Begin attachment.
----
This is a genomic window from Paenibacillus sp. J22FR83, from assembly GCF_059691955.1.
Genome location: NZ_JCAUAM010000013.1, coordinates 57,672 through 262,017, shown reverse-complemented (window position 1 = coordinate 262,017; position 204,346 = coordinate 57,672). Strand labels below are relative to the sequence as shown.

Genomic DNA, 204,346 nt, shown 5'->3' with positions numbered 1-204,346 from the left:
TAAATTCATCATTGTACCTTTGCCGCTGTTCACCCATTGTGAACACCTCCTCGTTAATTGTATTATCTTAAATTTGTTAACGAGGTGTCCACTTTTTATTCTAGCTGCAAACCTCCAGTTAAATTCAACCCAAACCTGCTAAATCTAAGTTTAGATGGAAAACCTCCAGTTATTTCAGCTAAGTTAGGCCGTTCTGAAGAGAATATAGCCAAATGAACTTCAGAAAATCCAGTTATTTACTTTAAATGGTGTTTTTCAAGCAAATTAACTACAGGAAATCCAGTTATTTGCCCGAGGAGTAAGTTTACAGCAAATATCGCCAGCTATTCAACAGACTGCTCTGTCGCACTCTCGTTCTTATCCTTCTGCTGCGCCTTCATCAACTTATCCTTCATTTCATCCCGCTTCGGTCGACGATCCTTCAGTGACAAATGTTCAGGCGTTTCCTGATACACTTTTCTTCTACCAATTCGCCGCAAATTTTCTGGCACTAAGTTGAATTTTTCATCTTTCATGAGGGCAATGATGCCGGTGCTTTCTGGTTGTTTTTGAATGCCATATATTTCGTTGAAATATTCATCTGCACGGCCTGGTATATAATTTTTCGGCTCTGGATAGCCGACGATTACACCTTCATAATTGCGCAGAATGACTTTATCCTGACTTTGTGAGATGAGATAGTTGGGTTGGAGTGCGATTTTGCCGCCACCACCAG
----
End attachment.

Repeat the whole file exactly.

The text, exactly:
This is a genomic window from Paenibacillus sp. J22FR83, from assembly GCF_059691955.1.
Genome location: NZ_JCAUAM010000013.1, coordinates 57,672 through 262,017, shown reverse-complemented (window position 1 = coordinate 262,017; position 204,346 = coordinate 57,672). Strand labels below are relative to the sequence as shown.

Genomic DNA, 204,346 nt, shown 5'->3' with positions numbered 1-204,346 from the left:
TAAATTCATCATTGTACCTTTGCCGCTGTTCACCCATTGTGAACACCTCCTCGTTAATTGTATTATCTTAAATTTGTTAACGAGGTGTCCACTTTTTATTCTAGCTGCAAACCTCCAGTTAAATTCAACCCAAACCTGCTAAATCTAAGTTTAGATGGAAAACCTCCAGTTATTTCAGCTAAGTTAGGCCGTTCTGAAGAGAATATAGCCAAATGAACTTCAGAAAATCCAGTTATTTACTTTAAATGGTGTTTTTCAAGCAAATTAACTACAGGAAATCCAGTTATTTGCCCGAGGAGTAAGTTTACAGCAAATATCGCCAGCTATTCAACAGACTGCTCTGTCGCACTCTCGTTCTTATCCTTCTGCTGCGCCTTCATCAACTTATCCTTCATTTCATCCCGCTTCGGTCGACGATCCTTCAGTGACAAATGTTCAGGCGTTTCCTGATACACTTTTCTTCTACCAATTCGCCGCAAATTTTCTGGCACTAAGTTGAATTTTTCATCTTTCATGAGGGCAATGATGCCGGTGCTTTCTGGTTGTTTTTGAATGCCATATATTTCGTTGAAATATTCATCTGCACGGCCTGGTATATAATTTTTCGGCTCTGGATAGCCGACGATTACACCTTCATAATTGCGCAGAATGACTTTATCCTGACTTTGTGAGATGAGATAGTTGGGTTGGAGTGCGATTTTGCCGCCACCACCAG